A year later, I met with a friend who told me that if I was taking this seriously I should move to New York (if I wanted to do theater) or move to LA (if I wanted to do film). Because in San Francisco, it’s a very small community. So I said, alright, well if you can help me, I’ll take your word. And three weeks after that dinner, I told my mom, she supported me, and we got a one-way ticket to LA and next day I was here, in the city of Angels. The next day I was hired as a valet parking guy near my acting studio. Because I didn’t to just come here and say like, “Let’s do it.” I always wanted to look more for a preparation, so I got involved in this three-year program in the Meisner technique at a studio in Santa Monica. That led me to have a little bit more confidence. It wasn’t just my mom or my grandmother telling me “Oh, you’re a good actor!” This was the teachers and the students – and I graduated as one of the top 5 actors of my class! Unfortunately, there were no other Hispanics in the class. I’d love to have seen more in the classes. In this case I was the only Latino, and because of that there was one friend who told me, “I have this agent, and he has no Latino actors to represent – you should talk to him!” That’s how life is, just one bit at a time. One step at a time.

On Hustling While Working for His Big Break

I’m not a believer in things that are a waste of time. I believe everything adds to the basket. Everything is something you will use as a tool. In this case, I took his word, went with this little agent. His name was Richard. This little old man who lives in this funky house where he worked and he sent me to my first non-union auditions here in LA and somehow I booked them! I became the Domino’s Pizza guy. I was the face for the Domino’s campaign for a few years. That led me to get a bigger agent which led to me to go to union auditions for commercials. So I was part of the union now. And this is all taking place as I’m doing the valet parking (and I got fired from that), and then I’m delivering wine (and I got fired from that too!), and then I start cleaning bathrooms at a restaurant. Then I got promoted so I wasn’t cleaning bathrooms but the bar. So I was the barback, then I’m the bartender, then I’m the waiter. And then Brad Pitt is calling the restaurant if Zorro is in the restaurant because he wants me to be taking care of him. And then it’s Morgan Freeman coming to the restaurant asking for me. That was my life. It was my gig as a waiter or as a server, and my day-to-day trying to go to audition and pursue it and never ever giving up. One day, finally, the commercials were going well. I was doing a lot of campaigns, and I was a young father at that time so it was good for me to be able to support my son and my wife. And then that’s when the TV auditions began, that’s how I booked The Bridge, where I got a pretty substantial role. In the beginning it was just one episode, but they kept writing me in. That gave me a little bit more confidence. Because of that I changed managers again and when that happened is when I got the audition for American Made.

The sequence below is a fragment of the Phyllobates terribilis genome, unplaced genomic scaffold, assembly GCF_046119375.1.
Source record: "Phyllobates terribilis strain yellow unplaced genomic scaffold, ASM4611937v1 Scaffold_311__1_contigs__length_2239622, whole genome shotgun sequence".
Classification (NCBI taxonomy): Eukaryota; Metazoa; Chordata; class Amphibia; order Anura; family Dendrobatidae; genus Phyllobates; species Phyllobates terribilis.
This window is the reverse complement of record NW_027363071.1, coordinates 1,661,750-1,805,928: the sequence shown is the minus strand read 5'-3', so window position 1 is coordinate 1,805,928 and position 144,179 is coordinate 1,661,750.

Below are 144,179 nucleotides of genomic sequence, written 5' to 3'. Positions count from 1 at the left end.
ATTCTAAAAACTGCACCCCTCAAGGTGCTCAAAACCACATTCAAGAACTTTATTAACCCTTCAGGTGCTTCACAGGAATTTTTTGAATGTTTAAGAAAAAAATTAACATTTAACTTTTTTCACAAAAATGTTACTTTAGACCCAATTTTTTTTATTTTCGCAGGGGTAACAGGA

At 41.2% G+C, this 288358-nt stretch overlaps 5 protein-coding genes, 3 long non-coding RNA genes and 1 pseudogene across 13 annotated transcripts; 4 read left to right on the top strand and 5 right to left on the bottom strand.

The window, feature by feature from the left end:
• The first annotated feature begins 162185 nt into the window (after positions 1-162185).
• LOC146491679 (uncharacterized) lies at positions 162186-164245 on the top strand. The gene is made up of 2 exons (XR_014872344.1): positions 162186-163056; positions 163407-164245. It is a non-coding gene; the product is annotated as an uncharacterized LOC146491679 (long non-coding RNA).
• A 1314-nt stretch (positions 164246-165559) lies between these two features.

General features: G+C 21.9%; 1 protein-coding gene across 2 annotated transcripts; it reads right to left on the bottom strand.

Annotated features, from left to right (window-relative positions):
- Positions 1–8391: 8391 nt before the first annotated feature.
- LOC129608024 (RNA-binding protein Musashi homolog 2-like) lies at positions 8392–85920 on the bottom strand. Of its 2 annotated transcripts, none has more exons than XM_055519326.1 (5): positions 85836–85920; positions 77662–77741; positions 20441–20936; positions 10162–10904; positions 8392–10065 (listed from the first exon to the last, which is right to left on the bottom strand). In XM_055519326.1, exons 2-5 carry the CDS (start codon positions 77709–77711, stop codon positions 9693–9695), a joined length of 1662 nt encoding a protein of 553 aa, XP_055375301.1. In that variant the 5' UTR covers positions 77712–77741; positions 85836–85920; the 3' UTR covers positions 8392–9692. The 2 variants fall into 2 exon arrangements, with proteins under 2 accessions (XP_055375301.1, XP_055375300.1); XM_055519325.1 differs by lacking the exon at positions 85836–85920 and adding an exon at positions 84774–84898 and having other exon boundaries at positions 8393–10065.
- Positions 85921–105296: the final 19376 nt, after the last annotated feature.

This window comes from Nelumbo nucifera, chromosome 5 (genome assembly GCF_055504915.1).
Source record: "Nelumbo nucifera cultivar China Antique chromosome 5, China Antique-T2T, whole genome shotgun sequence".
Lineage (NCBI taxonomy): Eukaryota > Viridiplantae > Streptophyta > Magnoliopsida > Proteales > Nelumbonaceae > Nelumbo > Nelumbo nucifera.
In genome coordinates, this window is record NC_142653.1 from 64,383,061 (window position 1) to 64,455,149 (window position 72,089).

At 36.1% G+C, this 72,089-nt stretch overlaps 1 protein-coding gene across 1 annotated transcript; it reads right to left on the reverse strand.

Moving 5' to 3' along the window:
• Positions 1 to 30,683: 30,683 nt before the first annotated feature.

Tom Cruise (as Barry Seal) and Alejandro Edda (as Jorge Ochoa) in ‘American Made.’ Courtesy of Universal Pictures
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On Being Hand-Picked by Tom Cruise for American Made